BARTIROMO:  Welcome back.  

Now we move to the battle over the vacancy on the Supreme Court.  Now there seems to be some cracks in the GOP stand against nominee Merrick Garland, with these three Republican senators breaking ranks.  And Senator Kirk of Illinois taking a strong stand and calling for a vote, saying, quote, "Just man up and cast a vote.  The tough thing about these senatorial jobs is you get yes or no votes.  Your whole job is to either say yes or no and explain why."

Joining me right now is Judge Michael Mukasey, former U.S. attorney general, and, of course, a firm at Debevoise and Plimpton.

Did I totally mess up your name?  


BARTIROMO:  My apologies.  Mr. Attorney General, good to see you.  

MUKASEY:  Good to see you.  

BARTIROMO:  Thank you so much for joining us.  

Now, we've spoken about this in the past, and you said actually, obviously, this is not unprecedented, that the president would nominate a Supreme Court justice and that the Senate would say, no, we're not doing a hearing on this.  

MUKASEY:  It is not unprecedented.  In fact, it happened in precisely this kind of a situation when Millard Fillmore nominated somebody who was a Harvard Law school graduate, same as Merrick Garland, was said to be very well-qualified and was held up by the Senate because they felt that somebody else was going to take over the White House.  Sure enough, somebody else did.  

BARTIROMO:  But do you think that in some ways, people will see this as the Republicans being obstructionists again?  The fact that, look, the president has a responsibility to nominate somebody.  Maybe Senator Kirk is right, man up and just do the hearing.  

MUKASEY:  Well, Senator Kirk, I'm sure, has an argument, but the Republican response to that is that you can man up and say later.  And if you feel that the election is going to go the other way, particularly when you're replacing somebody who was perhaps the most intellectually influential Supreme Court justice in a generation, you really ought to figure out whether the White House is going to change hands.  And if so, delay that consideration until a new president can be heard.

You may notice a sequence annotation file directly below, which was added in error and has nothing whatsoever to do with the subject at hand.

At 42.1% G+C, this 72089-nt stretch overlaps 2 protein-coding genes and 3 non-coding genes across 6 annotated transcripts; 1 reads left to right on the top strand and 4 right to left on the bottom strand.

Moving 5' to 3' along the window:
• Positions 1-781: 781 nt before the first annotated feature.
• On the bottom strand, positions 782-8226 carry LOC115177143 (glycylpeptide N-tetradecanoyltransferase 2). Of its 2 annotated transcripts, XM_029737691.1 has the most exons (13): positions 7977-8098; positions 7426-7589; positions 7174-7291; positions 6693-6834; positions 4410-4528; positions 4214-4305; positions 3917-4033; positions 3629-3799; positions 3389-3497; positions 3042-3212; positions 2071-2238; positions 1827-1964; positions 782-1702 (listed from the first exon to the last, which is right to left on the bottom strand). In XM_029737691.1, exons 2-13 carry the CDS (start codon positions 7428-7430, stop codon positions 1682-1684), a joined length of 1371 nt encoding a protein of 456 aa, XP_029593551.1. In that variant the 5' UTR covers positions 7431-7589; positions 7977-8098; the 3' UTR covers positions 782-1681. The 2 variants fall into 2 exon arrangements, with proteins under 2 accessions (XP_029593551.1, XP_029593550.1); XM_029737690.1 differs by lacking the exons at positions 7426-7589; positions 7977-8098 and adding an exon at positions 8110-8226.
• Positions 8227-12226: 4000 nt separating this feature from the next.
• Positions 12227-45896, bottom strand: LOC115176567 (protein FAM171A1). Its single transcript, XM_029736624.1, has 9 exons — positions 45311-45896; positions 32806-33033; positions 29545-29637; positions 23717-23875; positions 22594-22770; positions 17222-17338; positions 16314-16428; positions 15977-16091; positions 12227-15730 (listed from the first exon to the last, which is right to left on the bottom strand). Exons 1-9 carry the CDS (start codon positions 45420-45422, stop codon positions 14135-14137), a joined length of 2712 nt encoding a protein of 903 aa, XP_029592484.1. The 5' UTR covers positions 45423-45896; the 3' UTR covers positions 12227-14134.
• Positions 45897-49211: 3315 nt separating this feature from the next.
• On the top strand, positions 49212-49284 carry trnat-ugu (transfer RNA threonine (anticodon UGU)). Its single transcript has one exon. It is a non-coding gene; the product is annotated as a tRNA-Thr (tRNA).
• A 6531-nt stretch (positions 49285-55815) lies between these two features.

BARTIROMO:  And I think there was a quote from Justice Scalia at one point in his life, where he said, look, if I ever have to be replaced, I would hope that you replace me with someone that shares my thinking on some of these big issues.  

Tell me about Judge Garland.  

MUKASEY:  Judge Garland is a fine judge, brilliant lawyer, very capable.  And certainly, he's one of many judges who are qualified to sit on the Supreme Court.  

BARTIROMO:  What's the reason not to do a hearing?  

MUKASEY:  The reason not to do a hearing is that --

BARTIROMO:  They want to wait for the people to decide.  

MUKASEY:  Right, but it's a political process, and it was put there by the people who drafted the Constitution.